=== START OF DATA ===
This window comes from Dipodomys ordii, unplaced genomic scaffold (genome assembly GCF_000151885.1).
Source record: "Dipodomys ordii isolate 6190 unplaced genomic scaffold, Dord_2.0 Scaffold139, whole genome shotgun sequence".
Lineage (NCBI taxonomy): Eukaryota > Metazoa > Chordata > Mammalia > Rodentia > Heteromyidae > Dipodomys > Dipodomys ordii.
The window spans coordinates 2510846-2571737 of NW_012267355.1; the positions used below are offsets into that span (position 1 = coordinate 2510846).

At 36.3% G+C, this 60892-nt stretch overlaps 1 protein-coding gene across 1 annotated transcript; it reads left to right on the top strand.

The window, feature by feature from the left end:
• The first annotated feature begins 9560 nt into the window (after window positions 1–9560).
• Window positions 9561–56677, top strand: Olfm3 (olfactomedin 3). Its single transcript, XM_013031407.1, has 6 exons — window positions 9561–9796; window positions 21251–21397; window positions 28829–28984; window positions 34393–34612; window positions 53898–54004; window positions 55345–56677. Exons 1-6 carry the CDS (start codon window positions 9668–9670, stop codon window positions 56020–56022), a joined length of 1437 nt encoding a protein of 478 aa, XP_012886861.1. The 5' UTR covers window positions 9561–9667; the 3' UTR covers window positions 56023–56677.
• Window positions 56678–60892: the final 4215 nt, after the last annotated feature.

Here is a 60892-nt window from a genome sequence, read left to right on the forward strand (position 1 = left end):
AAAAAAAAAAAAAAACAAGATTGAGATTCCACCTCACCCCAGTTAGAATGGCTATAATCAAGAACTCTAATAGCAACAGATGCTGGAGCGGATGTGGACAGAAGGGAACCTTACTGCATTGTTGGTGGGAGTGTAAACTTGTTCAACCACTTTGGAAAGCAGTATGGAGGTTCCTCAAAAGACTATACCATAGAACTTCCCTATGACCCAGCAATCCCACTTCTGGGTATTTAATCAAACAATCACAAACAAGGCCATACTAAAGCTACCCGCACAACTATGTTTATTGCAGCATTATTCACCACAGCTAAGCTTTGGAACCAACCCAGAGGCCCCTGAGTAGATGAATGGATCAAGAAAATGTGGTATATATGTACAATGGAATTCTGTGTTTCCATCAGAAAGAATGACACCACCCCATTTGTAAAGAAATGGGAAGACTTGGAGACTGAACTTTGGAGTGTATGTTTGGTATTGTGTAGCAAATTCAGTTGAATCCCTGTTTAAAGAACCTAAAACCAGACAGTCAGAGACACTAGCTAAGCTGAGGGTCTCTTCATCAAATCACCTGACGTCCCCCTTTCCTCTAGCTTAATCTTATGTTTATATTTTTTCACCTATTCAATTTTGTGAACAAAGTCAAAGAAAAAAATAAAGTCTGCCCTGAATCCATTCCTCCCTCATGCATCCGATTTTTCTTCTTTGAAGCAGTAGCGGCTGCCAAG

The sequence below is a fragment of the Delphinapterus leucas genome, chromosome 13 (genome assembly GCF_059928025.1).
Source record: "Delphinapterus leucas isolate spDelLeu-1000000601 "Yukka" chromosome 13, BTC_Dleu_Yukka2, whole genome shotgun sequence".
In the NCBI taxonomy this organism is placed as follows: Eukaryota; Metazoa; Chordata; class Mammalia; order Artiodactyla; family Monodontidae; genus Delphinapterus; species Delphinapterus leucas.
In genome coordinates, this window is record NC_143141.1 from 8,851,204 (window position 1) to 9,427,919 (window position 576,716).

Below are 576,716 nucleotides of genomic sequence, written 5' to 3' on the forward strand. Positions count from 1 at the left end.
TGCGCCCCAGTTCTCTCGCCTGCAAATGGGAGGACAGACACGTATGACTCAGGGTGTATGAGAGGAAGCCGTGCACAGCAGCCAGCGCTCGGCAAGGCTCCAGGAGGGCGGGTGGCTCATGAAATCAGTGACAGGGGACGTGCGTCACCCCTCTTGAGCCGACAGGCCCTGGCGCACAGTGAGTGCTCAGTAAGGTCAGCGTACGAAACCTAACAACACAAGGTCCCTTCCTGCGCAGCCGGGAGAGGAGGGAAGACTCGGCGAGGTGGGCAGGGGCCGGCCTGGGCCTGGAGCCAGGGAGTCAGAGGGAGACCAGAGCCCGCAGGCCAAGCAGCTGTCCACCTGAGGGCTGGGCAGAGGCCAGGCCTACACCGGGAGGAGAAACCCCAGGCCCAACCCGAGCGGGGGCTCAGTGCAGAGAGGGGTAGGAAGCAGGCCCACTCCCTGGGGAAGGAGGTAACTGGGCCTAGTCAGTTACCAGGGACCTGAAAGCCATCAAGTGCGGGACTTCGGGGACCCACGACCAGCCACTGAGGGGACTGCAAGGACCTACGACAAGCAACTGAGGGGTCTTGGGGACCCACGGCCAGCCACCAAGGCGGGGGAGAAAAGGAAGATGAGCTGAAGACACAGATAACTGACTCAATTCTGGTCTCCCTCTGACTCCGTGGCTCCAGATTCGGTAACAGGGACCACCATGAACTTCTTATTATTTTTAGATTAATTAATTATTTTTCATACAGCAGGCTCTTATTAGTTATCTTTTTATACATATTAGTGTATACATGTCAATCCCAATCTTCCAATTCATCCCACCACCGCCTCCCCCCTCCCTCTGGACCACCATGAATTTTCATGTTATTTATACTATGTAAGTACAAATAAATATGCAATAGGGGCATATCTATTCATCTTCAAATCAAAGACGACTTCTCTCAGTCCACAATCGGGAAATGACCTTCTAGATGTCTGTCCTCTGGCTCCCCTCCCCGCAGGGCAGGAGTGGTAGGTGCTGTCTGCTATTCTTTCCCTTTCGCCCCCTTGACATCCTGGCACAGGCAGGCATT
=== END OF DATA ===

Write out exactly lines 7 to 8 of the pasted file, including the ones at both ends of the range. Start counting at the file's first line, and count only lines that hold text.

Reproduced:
• The first annotated feature begins 9560 nt into the window (after window positions 1–9560).
• Window positions 9561–56677, top strand: Olfm3 (olfactomedin 3). Its single transcript, XM_013031407.1, has 6 exons — window positions 9561–9796; window positions 21251–21397; window positions 28829–28984; window positions 34393–34612; window positions 53898–54004; window positions 55345–56677. Exons 1-6 carry the CDS (start codon window positions 9668–9670, stop codon window positions 56020–56022), a joined length of 1437 nt encoding a protein of 478 aa, XP_012886861.1. The 5' UTR covers window positions 9561–9667; the 3' UTR covers window positions 56023–56677.